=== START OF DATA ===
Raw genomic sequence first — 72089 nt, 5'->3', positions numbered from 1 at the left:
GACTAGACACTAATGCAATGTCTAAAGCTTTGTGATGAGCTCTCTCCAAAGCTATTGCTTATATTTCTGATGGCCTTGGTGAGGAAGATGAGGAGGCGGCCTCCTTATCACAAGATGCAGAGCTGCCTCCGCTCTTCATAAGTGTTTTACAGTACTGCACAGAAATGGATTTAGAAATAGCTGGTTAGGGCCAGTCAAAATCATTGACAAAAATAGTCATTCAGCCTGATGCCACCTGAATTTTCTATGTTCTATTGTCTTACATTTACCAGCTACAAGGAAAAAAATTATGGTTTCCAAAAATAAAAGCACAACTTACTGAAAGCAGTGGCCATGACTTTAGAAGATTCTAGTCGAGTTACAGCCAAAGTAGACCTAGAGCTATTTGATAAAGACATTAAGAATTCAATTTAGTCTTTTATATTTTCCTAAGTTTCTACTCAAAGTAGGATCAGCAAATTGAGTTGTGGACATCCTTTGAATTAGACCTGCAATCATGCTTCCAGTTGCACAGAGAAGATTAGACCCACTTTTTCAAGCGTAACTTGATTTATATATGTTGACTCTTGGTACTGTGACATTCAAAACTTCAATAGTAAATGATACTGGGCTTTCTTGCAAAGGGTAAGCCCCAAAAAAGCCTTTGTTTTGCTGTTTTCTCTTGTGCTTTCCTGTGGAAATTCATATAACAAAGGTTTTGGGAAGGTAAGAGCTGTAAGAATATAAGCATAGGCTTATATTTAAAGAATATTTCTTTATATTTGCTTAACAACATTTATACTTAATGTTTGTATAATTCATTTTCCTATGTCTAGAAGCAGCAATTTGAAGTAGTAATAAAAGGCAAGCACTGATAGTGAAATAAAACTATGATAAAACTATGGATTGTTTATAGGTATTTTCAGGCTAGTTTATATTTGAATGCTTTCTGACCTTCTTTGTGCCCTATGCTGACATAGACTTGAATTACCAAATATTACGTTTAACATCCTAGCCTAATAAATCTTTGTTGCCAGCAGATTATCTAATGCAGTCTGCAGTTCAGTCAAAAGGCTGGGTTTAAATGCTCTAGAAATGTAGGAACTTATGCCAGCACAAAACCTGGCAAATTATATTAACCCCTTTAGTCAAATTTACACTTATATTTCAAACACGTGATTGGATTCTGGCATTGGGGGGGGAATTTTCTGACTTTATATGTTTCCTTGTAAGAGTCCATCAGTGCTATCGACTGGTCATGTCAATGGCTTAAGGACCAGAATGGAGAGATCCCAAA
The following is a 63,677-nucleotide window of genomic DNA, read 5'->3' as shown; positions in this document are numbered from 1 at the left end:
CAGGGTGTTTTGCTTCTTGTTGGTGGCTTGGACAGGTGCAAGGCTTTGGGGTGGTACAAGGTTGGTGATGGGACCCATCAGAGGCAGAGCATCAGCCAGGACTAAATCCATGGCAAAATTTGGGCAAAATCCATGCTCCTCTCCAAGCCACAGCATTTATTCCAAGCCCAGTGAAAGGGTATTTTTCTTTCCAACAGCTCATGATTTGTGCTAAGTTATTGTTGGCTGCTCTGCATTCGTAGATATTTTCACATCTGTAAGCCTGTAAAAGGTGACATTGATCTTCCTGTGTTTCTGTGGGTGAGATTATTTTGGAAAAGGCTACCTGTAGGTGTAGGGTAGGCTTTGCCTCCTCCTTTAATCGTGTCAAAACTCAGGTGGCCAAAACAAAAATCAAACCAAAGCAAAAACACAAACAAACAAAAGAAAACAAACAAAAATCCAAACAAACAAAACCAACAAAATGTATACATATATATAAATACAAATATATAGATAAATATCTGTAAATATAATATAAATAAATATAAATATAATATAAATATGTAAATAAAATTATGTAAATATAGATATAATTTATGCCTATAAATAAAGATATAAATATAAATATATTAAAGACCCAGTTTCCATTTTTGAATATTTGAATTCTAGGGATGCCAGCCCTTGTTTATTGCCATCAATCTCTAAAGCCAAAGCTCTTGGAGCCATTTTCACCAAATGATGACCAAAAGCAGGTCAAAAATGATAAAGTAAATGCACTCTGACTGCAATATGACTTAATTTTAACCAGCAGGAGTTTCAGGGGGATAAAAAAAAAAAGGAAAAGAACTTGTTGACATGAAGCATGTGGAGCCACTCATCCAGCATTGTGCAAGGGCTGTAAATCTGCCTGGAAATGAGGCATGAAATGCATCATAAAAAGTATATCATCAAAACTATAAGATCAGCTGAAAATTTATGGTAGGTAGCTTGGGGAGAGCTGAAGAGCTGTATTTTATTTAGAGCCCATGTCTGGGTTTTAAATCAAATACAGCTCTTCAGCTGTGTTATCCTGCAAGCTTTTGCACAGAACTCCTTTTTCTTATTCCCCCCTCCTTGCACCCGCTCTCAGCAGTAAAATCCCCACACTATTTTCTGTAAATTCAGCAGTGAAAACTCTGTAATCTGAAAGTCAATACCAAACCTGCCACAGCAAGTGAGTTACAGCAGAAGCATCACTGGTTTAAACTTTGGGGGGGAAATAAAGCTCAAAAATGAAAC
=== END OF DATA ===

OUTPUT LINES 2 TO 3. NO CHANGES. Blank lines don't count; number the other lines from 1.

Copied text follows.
GACTAGACACTAATGCAATGTCTAAAGCTTTGTGATGAGCTCTCTCCAAAGCTATTGCTTATATTTCTGATGGCCTTGGTGAGGAAGATGAGGAGGCGGCCTCCTTATCACAAGATGCAGAGCTGCCTCCGCTCTTCATAAGTGTTTTACAGTACTGCACAGAAATGGATTTAGAAATAGCTGGTTAGGGCCAGTCAAAATCATTGACAAAAATAGTCATTCAGCCTGATGCCACCTGAATTTTCTATGTTCTATTGTCTTACATTTACCAGCTACAAGGAAAAAAATTATGGTTTCCAAAAATAAAAGCACAACTTACTGAAAGCAGTGGCCATGACTTTAGAAGATTCTAGTCGAGTTACAGCCAAAGTAGACCTAGAGCTATTTGATAAAGACATTAAGAATTCAATTTAGTCTTTTATATTTTCCTAAGTTTCTACTCAAAGTAGGATCAGCAAATTGAGTTGTGGACATCCTTTGAATTAGACCTGCAATCATGCTTCCAGTTGCACAGAGAAGATTAGACCCACTTTTTCAAGCGTAACTTGATTTATATATGTTGACTCTTGGTACTGTGACATTCAAAACTTCAATAGTAAATGATACTGGGCTTTCTTGCAAAGGGTAAGCCCCAAAAAAGCCTTTGTTTTGCTGTTTTCTCTTGTGCTTTCCTGTGGAAATTCATATAACAAAGGTTTTGGGAAGGTAAGAGCTGTAAGAATATAAGCATAGGCTTATATTTAAAGAATATTTCTTTATATTTGCTTAACAACATTTATACTTAATGTTTGTATAATTCATTTTCCTATGTCTAGAAGCAGCAATTTGAAGTAGTAATAAAAGGCAAGCACTGATAGTGAAATAAAACTATGATAAAACTATGGATTGTTTATAGGTATTTTCAGGCTAGTTTATATTTGAATGCTTTCTGACCTTCTTTGTGCCCTATGCTGACATAGACTTGAATTACCAAATATTACGTTTAACATCCTAGCCTAATAAATCTTTGTTGCCAGCAGATTATCTAATGCAGTCTGCAGTTCAGTCAAAAGGCTGGGTTTAAATGCTCTAGAAATGTAGGAACTTATGCCAGCACAAAACCTGGCAAATTATATTAACCCCTTTAGTCAAATTTACACTTATATTTCAAACACGTGATTGGATTCTGGCATTGGGGGGGGAATTTTCTGACTTTATATGTTTCCTTGTAAGAGTCCATCAGTGCTATCGACTGGTCATGTCAATGGCTTAAGGACCAGAATGGAGAGATCCCAAA
The following is a 63,677-nucleotide window of genomic DNA, read 5'->3' as shown; positions in this document are numbered from 1 at the left end: